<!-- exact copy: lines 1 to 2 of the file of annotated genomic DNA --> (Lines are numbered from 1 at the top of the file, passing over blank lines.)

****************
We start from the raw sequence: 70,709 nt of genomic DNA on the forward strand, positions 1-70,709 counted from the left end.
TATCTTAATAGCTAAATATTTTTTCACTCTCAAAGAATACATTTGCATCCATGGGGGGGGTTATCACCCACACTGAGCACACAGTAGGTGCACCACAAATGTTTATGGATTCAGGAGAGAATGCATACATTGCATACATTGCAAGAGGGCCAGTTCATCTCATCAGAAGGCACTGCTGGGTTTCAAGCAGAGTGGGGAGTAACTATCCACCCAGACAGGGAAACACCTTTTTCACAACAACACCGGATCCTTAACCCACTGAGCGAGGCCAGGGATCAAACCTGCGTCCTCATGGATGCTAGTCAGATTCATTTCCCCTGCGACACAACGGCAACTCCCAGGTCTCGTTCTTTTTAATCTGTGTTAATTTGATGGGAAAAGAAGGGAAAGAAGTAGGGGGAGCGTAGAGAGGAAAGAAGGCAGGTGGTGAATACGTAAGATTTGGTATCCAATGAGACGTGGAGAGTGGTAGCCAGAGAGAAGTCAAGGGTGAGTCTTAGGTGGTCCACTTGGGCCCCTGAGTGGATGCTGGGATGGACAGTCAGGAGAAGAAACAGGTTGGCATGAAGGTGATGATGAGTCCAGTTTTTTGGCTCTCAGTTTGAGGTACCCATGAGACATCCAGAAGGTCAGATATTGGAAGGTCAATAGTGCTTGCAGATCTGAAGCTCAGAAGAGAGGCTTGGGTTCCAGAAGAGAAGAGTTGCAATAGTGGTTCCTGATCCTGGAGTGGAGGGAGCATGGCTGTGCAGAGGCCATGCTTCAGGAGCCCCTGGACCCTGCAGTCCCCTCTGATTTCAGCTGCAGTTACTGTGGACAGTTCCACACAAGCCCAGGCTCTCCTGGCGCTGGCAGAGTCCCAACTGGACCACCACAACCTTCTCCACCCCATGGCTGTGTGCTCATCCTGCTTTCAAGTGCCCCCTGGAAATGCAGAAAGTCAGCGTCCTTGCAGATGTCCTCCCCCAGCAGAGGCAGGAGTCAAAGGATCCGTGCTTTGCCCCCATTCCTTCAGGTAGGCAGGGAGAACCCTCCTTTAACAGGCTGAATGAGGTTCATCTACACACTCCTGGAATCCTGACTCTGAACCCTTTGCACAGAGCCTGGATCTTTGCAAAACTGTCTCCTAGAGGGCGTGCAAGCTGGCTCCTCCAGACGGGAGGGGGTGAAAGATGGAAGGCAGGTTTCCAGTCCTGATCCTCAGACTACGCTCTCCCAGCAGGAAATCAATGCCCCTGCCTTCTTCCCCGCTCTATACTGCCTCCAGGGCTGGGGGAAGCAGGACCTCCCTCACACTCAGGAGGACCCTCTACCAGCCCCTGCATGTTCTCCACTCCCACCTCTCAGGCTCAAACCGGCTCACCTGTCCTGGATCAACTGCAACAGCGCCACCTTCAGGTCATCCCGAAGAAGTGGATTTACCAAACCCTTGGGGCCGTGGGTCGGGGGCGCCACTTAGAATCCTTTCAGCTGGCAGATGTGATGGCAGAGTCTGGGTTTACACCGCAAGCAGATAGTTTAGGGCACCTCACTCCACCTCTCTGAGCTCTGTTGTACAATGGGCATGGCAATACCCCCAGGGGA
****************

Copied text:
We start from the raw sequence: 70,709 nt of genomic DNA on the forward strand, positions 1-70,709 counted from the left end.
TATCTTAATAGCTAAATATTTTTTCACTCTCAAAGAATACATTTGCATCCATGGGGGGGGTTATCACCCACACTGAGCACACAGTAGGTGCACCACAAATGTTTATGGATTCAGGAGAGAATGCATACATTGCATACATTGCAAGAGGGCCAGTTCATCTCATCAGAAGGCACTGCTGGGTTTCAAGCAGAGTGGGGAGTAACTATCCACCCAGACAGGGAAACACCTTTTTCACAACAACACCGGATCCTTAACCCACTGAGCGAGGCCAGGGATCAAACCTGCGTCCTCATGGATGCTAGTCAGATTCATTTCCCCTGCGACACAACGGCAACTCCCAGGTCTCGTTCTTTTTAATCTGTGTTAATTTGATGGGAAAAGAAGGGAAAGAAGTAGGGGGAGCGTAGAGAGGAAAGAAGGCAGGTGGTGAATACGTAAGATTTGGTATCCAATGAGACGTGGAGAGTGGTAGCCAGAGAGAAGTCAAGGGTGAGTCTTAGGTGGTCCACTTGGGCCCCTGAGTGGATGCTGGGATGGACAGTCAGGAGAAGAAACAGGTTGGCATGAAGGTGATGATGAGTCCAGTTTTTTGGCTCTCAGTTTGAGGTACCCATGAGACATCCAGAAGGTCAGATATTGGAAGGTCAATAGTGCTTGCAGATCTGAAGCTCAGAAGAGAGGCTTGGGTTCCAGAAGAGAAGAGTTGCAATAGTGGTTCCTGATCCTGGAGTGGAGGGAGCATGGCTGTGCAGAGGCCATGCTTCAGGAGCCCCTGGACCCTGCAGTCCCCTCTGATTTCAGCTGCAGTTACTGTGGACAGTTCCACACAAGCCCAGGCTCTCCTGGCGCTGGCAGAGTCCCAACTGGACCACCACAACCTTCTCCACCCCATGGCTGTGTGCTCATCCTGCTTTCAAGTGCCCCCTGGAAATGCAGAAAGTCAGCGTCCTTGCAGATGTCCTCCCCCAGCAGAGGCAGGAGTCAAAGGATCCGTGCTTTGCCCCCATTCCTTCAGGTAGGCAGGGAGAACCCTCCTTTAACAGGCTGAATGAGGTTCATCTACACACTCCTGGAATCCTGACTCTGAACCCTTTGCACAGAGCCTGGATCTTTGCAAAACTGTCTCCTAGAGGGCGTGCAAGCTGGCTCCTCCAGACGGGAGGGGGTGAAAGATGGAAGGCAGGTTTCCAGTCCTGATCCTCAGACTACGCTCTCCCAGCAGGAAATCAATGCCCCTGCCTTCTTCCCCGCTCTATACTGCCTCCAGGGCTGGGGGAAGCAGGACCTCCCTCACACTCAGGAGGACCCTCTACCAGCCCCTGCATGTTCTCCACTCCCACCTCTCAGGCTCAAACCGGCTCACCTGTCCTGGATCAACTGCAACAGCGCCACCTTCAGGTCATCCCGAAGAAGTGGATTTACCAAACCCTTGGGGCCGTGGGTCGGGGGCGCCACTTAGAATCCTTTCAGCTGGCAGATGTGATGGCAGAGTCTGGGTTTACACCGCAAGCAGATAGTTTAGGGCACCTCACTCCACCTCTCTGAGCTCTGTTGTACAATGGGCATGGCAATACCCCCAGGGGA